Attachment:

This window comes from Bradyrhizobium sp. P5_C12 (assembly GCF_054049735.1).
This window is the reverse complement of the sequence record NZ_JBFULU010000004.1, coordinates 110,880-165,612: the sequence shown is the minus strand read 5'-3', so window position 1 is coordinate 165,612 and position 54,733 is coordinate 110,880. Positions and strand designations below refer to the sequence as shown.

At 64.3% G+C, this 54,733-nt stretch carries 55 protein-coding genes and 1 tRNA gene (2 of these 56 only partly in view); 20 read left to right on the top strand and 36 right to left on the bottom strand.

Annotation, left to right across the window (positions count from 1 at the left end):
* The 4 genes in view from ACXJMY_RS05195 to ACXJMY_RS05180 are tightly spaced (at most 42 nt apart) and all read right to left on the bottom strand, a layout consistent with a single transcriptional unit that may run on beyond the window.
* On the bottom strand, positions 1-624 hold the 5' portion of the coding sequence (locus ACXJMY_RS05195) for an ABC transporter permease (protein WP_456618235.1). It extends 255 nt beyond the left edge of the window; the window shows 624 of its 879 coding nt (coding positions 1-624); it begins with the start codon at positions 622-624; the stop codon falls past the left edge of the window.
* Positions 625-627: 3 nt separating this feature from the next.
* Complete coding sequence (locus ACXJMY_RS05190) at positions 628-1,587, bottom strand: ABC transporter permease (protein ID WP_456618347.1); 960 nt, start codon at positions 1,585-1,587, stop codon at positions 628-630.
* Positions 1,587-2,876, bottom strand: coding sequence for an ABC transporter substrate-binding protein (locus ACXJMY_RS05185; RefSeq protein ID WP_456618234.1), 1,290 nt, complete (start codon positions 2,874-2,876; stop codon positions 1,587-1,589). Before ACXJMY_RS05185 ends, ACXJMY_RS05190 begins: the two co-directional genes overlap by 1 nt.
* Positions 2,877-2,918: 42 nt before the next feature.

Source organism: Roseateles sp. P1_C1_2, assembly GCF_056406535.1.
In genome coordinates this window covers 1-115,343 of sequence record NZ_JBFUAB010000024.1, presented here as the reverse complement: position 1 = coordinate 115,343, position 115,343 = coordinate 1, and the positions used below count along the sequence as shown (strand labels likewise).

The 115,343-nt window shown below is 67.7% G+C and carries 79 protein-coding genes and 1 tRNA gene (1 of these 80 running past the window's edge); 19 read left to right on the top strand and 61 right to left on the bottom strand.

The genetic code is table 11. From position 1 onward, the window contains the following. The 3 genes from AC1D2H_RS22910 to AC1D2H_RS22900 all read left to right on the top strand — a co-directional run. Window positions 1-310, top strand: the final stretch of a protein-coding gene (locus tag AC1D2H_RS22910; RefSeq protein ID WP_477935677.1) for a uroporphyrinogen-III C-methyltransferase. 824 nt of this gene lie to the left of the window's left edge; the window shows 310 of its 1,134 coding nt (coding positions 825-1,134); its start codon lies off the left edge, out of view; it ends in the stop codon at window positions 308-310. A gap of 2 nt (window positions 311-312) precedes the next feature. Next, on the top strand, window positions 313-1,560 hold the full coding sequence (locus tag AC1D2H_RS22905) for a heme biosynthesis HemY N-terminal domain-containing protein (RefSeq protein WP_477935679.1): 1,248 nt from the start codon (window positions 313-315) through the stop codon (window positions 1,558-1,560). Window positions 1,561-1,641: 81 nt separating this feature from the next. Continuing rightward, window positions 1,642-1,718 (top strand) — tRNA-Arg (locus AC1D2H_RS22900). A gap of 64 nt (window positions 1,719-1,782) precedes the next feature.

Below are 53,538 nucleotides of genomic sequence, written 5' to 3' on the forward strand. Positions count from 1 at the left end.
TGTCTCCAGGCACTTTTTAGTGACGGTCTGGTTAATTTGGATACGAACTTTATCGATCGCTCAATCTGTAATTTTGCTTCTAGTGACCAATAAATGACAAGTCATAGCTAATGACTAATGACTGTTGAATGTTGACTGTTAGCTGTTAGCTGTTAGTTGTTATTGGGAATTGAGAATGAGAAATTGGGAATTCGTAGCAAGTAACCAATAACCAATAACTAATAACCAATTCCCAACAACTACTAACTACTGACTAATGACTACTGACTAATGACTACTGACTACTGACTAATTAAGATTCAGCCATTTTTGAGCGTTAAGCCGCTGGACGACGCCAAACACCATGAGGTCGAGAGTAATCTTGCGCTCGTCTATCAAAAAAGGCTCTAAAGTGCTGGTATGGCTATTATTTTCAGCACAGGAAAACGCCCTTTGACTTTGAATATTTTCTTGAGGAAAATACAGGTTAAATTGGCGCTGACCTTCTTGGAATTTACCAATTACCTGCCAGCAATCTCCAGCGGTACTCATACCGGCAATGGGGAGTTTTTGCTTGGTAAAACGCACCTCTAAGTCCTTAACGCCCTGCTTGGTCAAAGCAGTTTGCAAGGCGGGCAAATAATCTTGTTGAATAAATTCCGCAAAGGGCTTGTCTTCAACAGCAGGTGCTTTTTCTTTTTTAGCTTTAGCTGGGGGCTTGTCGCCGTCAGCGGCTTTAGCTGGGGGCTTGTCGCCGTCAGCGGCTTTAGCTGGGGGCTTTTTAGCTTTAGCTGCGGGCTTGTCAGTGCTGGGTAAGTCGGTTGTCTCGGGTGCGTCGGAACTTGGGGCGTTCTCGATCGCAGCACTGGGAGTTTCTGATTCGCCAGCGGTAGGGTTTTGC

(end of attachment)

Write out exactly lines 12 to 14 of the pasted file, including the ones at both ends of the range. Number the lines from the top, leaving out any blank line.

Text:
In genome coordinates this window covers 1-115,343 of sequence record NZ_JBFUAB010000024.1, presented here as the reverse complement: position 1 = coordinate 115,343, position 115,343 = coordinate 1, and the positions used below count along the sequence as shown (strand labels likewise).

The 115,343-nt window shown below is 67.7% G+C and carries 79 protein-coding genes and 1 tRNA gene (1 of these 80 running past the window's edge); 19 read left to right on the top strand and 61 right to left on the bottom strand.

The genetic code is table 11. From position 1 onward, the window contains the following. The 3 genes from AC1D2H_RS22910 to AC1D2H_RS22900 all read left to right on the top strand — a co-directional run. Window positions 1-310, top strand: the final stretch of a protein-coding gene (locus tag AC1D2H_RS22910; RefSeq protein ID WP_477935677.1) for a uroporphyrinogen-III C-methyltransferase. 824 nt of this gene lie to the left of the window's left edge; the window shows 310 of its 1,134 coding nt (coding positions 825-1,134); its start codon lies off the left edge, out of view; it ends in the stop codon at window positions 308-310. A gap of 2 nt (window positions 311-312) precedes the next feature. Next, on the top strand, window positions 313-1,560 hold the full coding sequence (locus tag AC1D2H_RS22905) for a heme biosynthesis HemY N-terminal domain-containing protein (RefSeq protein WP_477935679.1): 1,248 nt from the start codon (window positions 313-315) through the stop codon (window positions 1,558-1,560). Window positions 1,561-1,641: 81 nt separating this feature from the next. Continuing rightward, window positions 1,642-1,718 (top strand) — tRNA-Arg (locus AC1D2H_RS22900). A gap of 64 nt (window positions 1,719-1,782) precedes the next feature.